fade to brown

As I write this, the sun lights up the kitchen and my profile from the window beside me. The light beams like a film running in continuous motion from a distant projector booth.

I watch several maple trees turn yellow ocher and tangerine in one long slow motion shot from the adjacent window in front of me. Soon their vibrant colors will fade to brown and they will somersault in air until, leaving their dark skeletal branches behind.

We gather them in piles and jump in before depositing the leaves into the compost pile, flower beds, and garden. It is a bittersweet moment, the sweet and light flavors of summer mix with the heartier roots of fall.

Winter squash varieties and sweet plump apples take center stage. Here I must admit my utter giddiness upon seeing my first local acorn and butternut squashes at a local farm stand several days ago. It won’t be long until the green striped pale yellow delicata squash variety turns up. Its succulent yellow flesh tastes like a mix of sweet potato and butternut squash. I covet them this time of year and imagine biting into their baked butter soaked flesh with a pinch of coarse sea salt and covered with a thin rivulet of pure maple syrup and a few fresh tarragon leaves.

To keep me busy until the squash arrives, I walk outside past the colored maples and into our small garden. The tomato plants have wilted and slumped over the raised beds without ever bearing summer fruit. A season of rain proved to be more than these heat loving plants could bear. We also waited to start our garden late due to the wet months of late spring and early summer. Next year will be different, I think.

Basil, chocolate mint, garlic chives, leeks, oregano, parsley, sage, and thyme are piled in a basket and carried inside where they will be hung in bundles to dry. Lemon balm, lemon verbena, radicchio, rosemary, shallots, spinach, tarragon, and watercress are on the list to plant in the spring.

Dinner tonight includes French-style lentil burgers with leeks, parsley, and thyme from our garden, and the kale, onions, and potatoes from our local farm share.

I like to melt a few slices of gruyere cheese on top along with a side of parsley walnut pesto (a blend of fresh flat-leaf parsley, walnuts, garlic, olive oil, sea salt, and black pepper) and serve with a mixed greens salad.

French Lentil Burger

French Lentil Burgers
adapted from the Moosewood Cookbook by Molly Katzen

Yield 4 to 6 servings

1 cup dry French green lentils; about 2 cups cooked (brown lentils work too)
2 cups water
2 tablespoons white wine or cider vinegar
1 tablespoon olive oil
2 medium onion (chopped small)
1 leek (sliced thin)
4 cloves garlic (minced)
6 kale leaves (stems removed and chopped fine)
2 medium potatoes (cut into 1/4-inch dice and boiled or steamed)
1 medium carrot (diced)
1/2 cup raw pumpkin seeds (ground fine)
1/4 cup fresh flat-leaf parsley (chopped)
4 fresh thyme sprigs (stems removed)
1 bay leaf
1 teaspoon sea salt
black pepper (to taste)

optional toppings
gruyere, camembert, havarti, or chevre cheese (melted)
parsley walnut pesto (see recipe below)
fresh tomato slices covered with diced chives, sea salt, and black pepper

Place lentils in a medium saucepan and soak overnight (while lentils do not require soaking, doing so aids in their digestion). Drain and rinse lentils. Add water and bay leaf and bring to a boil. Lower heat and simmer, partially covered, about 30 minutes or until lentils are soft and the liquid is gone. Transfer to a medium-sized bowl, add vinegar, cooked potatoes, and ground pumpkin seeds; mash well and set aside.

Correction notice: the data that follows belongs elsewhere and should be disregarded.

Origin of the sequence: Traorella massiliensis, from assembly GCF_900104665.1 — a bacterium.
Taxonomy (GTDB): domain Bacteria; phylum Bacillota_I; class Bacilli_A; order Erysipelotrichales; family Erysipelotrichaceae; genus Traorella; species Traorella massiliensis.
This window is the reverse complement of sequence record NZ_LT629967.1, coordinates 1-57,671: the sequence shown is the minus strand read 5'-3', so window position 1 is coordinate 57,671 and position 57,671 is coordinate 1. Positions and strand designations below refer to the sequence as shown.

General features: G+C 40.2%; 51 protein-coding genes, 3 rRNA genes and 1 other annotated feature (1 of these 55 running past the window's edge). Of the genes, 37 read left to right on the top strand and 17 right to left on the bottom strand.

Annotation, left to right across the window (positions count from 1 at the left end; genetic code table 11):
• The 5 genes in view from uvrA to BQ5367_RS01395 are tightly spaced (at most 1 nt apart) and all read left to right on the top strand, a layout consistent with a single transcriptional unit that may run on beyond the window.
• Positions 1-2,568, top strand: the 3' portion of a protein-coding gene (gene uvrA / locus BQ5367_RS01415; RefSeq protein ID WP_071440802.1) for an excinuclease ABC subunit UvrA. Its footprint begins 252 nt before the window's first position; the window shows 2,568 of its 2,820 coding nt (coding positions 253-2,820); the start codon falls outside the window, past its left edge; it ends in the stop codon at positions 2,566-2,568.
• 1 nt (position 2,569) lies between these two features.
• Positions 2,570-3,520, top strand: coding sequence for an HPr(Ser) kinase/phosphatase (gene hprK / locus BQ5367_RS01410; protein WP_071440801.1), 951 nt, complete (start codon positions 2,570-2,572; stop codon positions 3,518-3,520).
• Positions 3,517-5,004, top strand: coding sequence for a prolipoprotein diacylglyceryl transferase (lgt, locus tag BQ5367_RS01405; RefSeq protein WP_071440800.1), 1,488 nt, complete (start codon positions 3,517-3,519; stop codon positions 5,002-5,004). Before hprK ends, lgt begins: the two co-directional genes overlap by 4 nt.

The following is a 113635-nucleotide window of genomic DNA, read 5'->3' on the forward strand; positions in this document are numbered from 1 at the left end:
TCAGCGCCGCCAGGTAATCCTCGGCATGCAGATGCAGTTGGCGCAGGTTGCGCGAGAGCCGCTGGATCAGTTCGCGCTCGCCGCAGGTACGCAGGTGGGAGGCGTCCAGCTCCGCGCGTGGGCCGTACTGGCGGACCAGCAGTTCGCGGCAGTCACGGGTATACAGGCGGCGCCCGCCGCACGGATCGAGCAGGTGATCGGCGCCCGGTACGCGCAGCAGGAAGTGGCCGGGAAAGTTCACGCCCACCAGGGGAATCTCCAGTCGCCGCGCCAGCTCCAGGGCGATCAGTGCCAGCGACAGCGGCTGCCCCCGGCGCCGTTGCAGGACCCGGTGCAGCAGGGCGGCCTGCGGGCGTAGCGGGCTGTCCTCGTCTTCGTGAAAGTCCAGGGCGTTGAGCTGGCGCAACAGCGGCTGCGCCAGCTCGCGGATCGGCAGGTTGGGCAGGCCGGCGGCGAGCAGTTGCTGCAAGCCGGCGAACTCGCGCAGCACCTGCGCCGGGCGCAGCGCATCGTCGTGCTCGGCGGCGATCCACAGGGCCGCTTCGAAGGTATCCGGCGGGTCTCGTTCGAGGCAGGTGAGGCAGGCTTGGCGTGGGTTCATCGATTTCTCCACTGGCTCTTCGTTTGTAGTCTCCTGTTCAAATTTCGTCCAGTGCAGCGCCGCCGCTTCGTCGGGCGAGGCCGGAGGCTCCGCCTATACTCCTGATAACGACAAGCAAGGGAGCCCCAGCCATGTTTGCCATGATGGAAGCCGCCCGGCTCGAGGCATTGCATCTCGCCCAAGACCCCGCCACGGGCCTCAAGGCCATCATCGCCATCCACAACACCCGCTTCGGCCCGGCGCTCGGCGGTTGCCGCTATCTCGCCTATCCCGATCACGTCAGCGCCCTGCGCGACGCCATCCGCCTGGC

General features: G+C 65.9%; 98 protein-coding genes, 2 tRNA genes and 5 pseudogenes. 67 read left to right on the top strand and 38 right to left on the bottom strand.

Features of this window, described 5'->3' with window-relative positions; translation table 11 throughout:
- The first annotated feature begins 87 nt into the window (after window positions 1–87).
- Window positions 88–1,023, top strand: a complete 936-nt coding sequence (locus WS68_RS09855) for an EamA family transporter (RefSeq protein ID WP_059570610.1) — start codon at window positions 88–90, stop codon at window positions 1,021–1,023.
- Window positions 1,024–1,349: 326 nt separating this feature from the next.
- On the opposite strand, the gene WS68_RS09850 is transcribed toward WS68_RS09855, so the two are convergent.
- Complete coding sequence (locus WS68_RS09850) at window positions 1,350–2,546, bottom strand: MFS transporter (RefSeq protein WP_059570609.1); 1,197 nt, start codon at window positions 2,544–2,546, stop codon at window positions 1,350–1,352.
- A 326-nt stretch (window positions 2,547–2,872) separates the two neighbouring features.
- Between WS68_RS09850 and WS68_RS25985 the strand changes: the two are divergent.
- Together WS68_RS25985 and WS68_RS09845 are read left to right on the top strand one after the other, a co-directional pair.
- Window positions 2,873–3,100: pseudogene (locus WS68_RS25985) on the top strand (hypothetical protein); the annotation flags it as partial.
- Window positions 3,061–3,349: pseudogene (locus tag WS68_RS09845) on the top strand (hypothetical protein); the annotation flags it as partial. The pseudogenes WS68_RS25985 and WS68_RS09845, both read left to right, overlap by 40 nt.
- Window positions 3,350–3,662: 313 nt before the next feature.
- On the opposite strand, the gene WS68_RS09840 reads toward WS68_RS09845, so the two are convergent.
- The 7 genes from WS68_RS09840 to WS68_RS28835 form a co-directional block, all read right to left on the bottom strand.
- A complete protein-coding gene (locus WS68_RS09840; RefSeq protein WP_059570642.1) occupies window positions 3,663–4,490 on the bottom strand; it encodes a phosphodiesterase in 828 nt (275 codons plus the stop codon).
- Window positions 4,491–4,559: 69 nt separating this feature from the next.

Heat oil in a large skillet over medium heat. Add onions and leeks and sauté for 5 minutes or until translucent. Add garlic, carrots, kale, parsley, thyme, salt, and pepper. Turn down heat to medium-low. Cover and cook about 10 to 15 minutes until all the vegetables are tender.

Add the saute to the lentils and mix well. Chill for an hour before shaping patties.

Form burgers into 4-inch rounds. Heat oil in a skillet over medium heat and cook on both sides until burgers are heated through and form a crisp exterior. Add a few slices of gruyere, camembert, harvarti, or chevre cheese on top. Cover and cook until cheese melts.

Optional: serve with a side of parsley walnut pesto or fresh tomato slices sprinkled with diced chives, sea salt, and black pepper.

Parsley Walnut Pesto
Yield about 1 cup

2 loosely packed cups fresh parsley leaves (rinsed and dried)
sea salt
2 to 3 cloves garlic
1/2 cup walnuts
1/2 cup extra-virgin olive oil (divided)
1/2 cup freshly grated Parmesan cheese

Combine the basil with a pinch of salt, garlic, walnuts, and 1/4 cup of oil in a food processor or blender. Process, stopping to scrape down the sides of the container if necessary and adding the remaining 1/4 cup of oil gradually. Add the Parmesan and process just to combine. Serve immediately or store in the refrigerator for up to 2 weeks or freeze for up to 3 months.

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Comments

  1. Sam@BingeNYC says:

    Ah, I love love love Moosewood! I rely heavily on one of their cookbooks now that I live far from the restaurant. This looks fantastic, perfect for early fall!

  2. Megan@Feasting on Art says:

    I am always looking for meat substitute in this BBQ driven country. I will have to give the lentils a go – they look delicious!

  3. angela@spinachtiger says:

    Everything about this sounds good.

  4. These sound absolutely delicious! The addition of gruyere and parsley walnut pesto sounds so good! I will have to check out this Moosewood cookbook! Thanks so much!

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